Flash Brackets...

Discussion in 'Wedding and Event' started by hjoseph7, Nov 15, 2020.

  1. How many of you use Flash Brackets to shoot a wedding ? Flash Bracket are great, because they prevent red-eye and they soften the shadows. The main problem with them is when you have to turn the camera from Horizontal to Vertical. Some Flash brackets like the one I own https://www.amazon.com/Custom-Brackets-CB-Rotating-Bracket/dp/B000N29X08 allow you to center the flash over the camera in a Vertical position. Some more expensive Flash brackets, let you turn the entire camera while the flash unit sits centered on top. Some flash brackets the cheaper ones when you turn the flash to the Vertical position the flash sticks out to the right/left side of the camera which can cause harsh shadows to the sides of your subject.

    I really love my CB Junior, because its easy to use and centers the flash on top no matter whether I'm shooting vertically or horizontally. However, one thing I did not notice until I shot an entire wedding a few weeks ago is that the constant changing from horizontal to vertical puts a lot of strain on the off-the-shoe sync cord. What winds up happening is that you start losing some contact with weird results, or you lose all contact and the flash does not fire at all !

    I went through 2 Canon cords https://www.amazon.com/Canon-OC-E3-Camera-Shoe-Cord/dp/B000NSL4QS , they both failed on me after a while. These are not the cheap clones you see selling on eBay, but genuine OEM Canon cords !
    This caused me to miss an important set of shots like the Bride and Father walking to the Altar. Lucky for me, my partner managed to fill in and capture some of those shots.

    He recommended that I not use the Flash Brackets at all, because he had the same problem with them. He said I should purchase a Gary Fong to minimize shadows and/or just use a Sto-Fen Omni-Bounce. I have a couple of Sto-Fens, but I don't really want to look like the Man-from-Mars with the Gary Fong. Has anybody here used the Gary Fong and how good do they work at weddings ?
  2. Knock, knock is anybody there ? That is alive that is
  3. Flash cords fail. Carry no fewer than two on a job.

    I used a Really Right Stuff rotating flash bracket which worked well enough, though cumbersome. The flash cable is bolted to the arm, and serves as the flash shoe rather than a plugin.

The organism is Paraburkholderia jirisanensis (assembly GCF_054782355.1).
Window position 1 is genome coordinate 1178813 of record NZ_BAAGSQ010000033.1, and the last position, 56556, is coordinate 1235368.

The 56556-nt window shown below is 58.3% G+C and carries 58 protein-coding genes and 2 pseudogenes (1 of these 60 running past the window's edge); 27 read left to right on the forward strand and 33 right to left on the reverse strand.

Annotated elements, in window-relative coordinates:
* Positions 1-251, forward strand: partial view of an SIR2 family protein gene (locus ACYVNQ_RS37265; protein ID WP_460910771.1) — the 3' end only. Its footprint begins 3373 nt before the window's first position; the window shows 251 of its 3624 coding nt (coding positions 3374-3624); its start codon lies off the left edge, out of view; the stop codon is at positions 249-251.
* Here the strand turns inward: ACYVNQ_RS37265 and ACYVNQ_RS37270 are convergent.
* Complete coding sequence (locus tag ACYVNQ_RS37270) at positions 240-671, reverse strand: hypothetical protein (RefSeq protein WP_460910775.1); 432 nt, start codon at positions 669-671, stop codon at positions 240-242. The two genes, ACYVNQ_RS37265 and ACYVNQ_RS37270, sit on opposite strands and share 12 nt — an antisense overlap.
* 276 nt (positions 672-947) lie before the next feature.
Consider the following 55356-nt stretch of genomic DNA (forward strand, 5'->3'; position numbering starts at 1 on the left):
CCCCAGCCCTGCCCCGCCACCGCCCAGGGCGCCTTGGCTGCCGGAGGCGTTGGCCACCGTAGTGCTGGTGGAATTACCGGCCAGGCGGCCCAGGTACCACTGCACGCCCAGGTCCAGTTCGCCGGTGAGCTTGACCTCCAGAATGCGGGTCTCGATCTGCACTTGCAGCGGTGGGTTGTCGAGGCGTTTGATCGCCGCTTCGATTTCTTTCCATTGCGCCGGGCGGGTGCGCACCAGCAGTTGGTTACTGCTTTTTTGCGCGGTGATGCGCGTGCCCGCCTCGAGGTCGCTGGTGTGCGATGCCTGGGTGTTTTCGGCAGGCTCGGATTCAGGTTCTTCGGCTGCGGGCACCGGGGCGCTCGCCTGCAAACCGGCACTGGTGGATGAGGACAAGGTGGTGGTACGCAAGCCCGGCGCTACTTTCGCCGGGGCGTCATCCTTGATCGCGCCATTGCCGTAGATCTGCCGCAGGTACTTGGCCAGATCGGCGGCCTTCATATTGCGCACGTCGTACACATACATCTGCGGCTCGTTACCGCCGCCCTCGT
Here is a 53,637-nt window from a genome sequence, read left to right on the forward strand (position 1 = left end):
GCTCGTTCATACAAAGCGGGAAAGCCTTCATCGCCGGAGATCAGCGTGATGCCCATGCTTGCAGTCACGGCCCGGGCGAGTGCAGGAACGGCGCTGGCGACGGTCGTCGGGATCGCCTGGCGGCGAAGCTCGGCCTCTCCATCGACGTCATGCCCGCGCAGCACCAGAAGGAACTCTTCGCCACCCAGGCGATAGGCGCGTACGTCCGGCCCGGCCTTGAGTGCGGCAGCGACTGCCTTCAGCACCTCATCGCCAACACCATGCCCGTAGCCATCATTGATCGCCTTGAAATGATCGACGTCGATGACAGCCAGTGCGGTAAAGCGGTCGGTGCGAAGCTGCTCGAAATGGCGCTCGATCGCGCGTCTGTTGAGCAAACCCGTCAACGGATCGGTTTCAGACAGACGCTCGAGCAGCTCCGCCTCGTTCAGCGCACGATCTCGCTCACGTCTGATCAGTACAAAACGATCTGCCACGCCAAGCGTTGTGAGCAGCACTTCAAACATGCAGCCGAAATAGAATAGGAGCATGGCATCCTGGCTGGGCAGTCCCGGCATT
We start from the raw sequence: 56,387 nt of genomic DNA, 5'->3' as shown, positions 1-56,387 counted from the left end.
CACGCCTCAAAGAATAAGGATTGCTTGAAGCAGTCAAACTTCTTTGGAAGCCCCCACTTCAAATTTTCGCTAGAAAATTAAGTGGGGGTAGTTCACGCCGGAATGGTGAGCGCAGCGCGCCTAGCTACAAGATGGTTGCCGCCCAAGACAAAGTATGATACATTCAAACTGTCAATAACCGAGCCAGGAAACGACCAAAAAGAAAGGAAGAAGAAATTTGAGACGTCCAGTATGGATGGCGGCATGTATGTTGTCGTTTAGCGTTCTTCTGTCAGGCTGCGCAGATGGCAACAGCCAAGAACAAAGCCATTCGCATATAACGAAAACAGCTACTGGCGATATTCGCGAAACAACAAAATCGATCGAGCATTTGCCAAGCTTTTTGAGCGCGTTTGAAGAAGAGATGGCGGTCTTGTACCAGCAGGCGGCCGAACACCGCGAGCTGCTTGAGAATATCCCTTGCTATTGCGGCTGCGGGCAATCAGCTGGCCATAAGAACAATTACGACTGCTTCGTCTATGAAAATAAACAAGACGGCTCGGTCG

I have better luck with a flash dome, similar to those supplied with a Nikon flash. In addition to white, I have an amber dome for incandescent and green for fluorescent lights. I bound the flash at an angle of 45 degrees for candids. The walls and ceiling serve as the diffuser, rendering very even light and open shadows. For formal groups, I use portable strobe lights and umbrellas on stands.

    There are too many things to worry about when shooting a wedding or event to deal with some fiddly attachment like a Sto-Fen or Fong.
  4. I use the CB bracket that rotates the camera.
    The flash stays in upright position above the camera.

    A Sto-Fen or Fong are simply diffusers, not a "silver bullet."
    Any light modifier has to be matched to the situation, or it is simply the wrong tool.
  5. While I should have an old Stroboframe somewhere, I never used it during an event (or at all) yet. Would utilizing a wireless TTL controller unit instead of a sync cord make sense? Or are those unreliable in a different way?
  6. It could be that I was using a faulty off-camera cord. I recently found another Canon off-camera cord in one of my other bags. I remember buying an extra one because the first one was giving me problems.
  7. I have a Stroboframe "camera flip," but the camera flip mechanism did not hold the camera still. It kept shifting on me.
    So I switched to the more expensive CB camera rotate bracket.

    Wireless yes.
    TTL only if the flash supports TTL and the wireless sync will communicate the TTL info.
  8. I bit the bullet the other day and purchased one of these off eBay: Rent a Custom Brackets PRO-E Camera Rotation Bracket | BorrowLenses . The newer version is the "Pro M" version which is bigger, heavier and of course more expensive. The only problem with the "PRO E" is that I had problems trying to get my camera to clear under the arm with the battery grip attached (Canon 6D). I figured I could always use an external battery pack. The flipping mechanism from Horizontal to Vertical, is pretty smooth and it doesn't put a lot of strain on the cables like my old flip-style bracket. It does make a moderately loud 'click' sound when the camera engages though...
  9. Just remove the battery grip to use the Pro-E.
    If you must use the battery grip, it looks like the Pro-M is the one that works with a battery grip.

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